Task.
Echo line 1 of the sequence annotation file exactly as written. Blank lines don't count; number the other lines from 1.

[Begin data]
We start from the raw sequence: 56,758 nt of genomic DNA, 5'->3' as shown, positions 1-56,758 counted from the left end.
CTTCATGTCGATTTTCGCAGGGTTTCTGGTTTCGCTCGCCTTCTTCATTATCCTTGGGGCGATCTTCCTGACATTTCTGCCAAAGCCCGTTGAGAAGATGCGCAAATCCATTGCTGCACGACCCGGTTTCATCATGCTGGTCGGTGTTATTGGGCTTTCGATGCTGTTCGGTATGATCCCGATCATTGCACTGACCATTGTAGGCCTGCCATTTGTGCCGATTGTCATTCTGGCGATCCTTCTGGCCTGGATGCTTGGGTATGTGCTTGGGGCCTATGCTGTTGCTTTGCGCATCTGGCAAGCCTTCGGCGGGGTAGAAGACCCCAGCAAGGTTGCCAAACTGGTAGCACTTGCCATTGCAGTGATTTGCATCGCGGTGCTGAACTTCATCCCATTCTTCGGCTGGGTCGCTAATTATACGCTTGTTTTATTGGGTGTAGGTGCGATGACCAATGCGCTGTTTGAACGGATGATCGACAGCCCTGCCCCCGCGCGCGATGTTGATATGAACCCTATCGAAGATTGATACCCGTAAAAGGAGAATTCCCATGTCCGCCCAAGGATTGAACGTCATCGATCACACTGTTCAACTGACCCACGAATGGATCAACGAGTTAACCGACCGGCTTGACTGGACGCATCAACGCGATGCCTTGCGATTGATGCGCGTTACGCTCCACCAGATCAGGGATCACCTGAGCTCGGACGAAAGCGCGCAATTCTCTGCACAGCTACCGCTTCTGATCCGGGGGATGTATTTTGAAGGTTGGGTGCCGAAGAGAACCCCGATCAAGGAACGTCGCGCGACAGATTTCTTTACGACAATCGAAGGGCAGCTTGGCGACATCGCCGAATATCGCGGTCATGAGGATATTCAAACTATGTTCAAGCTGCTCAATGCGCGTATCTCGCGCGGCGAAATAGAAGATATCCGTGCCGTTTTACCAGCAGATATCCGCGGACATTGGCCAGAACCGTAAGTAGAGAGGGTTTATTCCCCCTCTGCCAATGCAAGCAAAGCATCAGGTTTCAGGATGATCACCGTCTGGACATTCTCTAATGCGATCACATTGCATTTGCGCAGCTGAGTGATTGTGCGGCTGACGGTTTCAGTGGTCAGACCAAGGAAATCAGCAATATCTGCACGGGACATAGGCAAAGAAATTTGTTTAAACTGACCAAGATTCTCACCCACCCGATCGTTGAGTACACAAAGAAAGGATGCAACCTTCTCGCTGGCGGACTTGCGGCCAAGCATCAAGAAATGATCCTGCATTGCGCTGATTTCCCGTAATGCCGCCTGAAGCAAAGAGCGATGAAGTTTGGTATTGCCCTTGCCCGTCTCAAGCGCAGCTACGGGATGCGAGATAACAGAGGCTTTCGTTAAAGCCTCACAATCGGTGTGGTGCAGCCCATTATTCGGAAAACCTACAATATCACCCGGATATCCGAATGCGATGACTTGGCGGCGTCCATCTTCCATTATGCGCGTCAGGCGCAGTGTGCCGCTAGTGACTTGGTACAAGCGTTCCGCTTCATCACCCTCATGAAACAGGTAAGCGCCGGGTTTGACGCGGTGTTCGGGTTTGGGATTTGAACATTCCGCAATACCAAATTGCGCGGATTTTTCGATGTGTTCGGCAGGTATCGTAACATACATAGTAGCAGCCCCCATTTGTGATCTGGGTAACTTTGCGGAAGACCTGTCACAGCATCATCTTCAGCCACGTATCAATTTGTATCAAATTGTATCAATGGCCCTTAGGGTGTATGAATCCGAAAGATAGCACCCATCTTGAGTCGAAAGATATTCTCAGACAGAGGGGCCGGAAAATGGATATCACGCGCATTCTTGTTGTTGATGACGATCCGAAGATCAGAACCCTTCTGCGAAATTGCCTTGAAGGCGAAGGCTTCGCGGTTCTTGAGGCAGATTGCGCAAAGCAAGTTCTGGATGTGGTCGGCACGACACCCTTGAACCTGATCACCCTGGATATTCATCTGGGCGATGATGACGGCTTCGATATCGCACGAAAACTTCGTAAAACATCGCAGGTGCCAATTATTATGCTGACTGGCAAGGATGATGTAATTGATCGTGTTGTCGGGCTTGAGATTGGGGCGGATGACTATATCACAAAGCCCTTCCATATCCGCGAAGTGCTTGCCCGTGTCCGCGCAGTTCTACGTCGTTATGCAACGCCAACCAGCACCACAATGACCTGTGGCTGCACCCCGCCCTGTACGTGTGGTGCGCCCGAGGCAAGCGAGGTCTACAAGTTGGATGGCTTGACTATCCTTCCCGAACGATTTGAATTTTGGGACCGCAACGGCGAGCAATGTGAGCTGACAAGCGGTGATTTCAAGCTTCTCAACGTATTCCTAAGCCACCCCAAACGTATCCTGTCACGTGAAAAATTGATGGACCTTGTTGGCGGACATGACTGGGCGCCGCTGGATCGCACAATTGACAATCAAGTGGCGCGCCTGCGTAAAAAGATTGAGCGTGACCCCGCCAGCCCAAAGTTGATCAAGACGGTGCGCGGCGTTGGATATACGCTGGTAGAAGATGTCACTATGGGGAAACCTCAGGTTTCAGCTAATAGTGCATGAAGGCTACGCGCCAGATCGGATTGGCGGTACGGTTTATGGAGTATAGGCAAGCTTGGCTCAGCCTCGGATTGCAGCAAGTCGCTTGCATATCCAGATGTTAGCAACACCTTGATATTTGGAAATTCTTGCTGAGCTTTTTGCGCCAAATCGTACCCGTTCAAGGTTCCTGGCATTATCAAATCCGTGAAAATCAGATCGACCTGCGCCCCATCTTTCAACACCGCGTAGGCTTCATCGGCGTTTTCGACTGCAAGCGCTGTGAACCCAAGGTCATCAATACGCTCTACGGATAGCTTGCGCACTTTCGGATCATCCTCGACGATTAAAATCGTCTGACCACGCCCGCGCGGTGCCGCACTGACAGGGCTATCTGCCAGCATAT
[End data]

We start from the raw sequence: 56,758 nt of genomic DNA, 5'->3' as shown, positions 1-56,758 counted from the left end.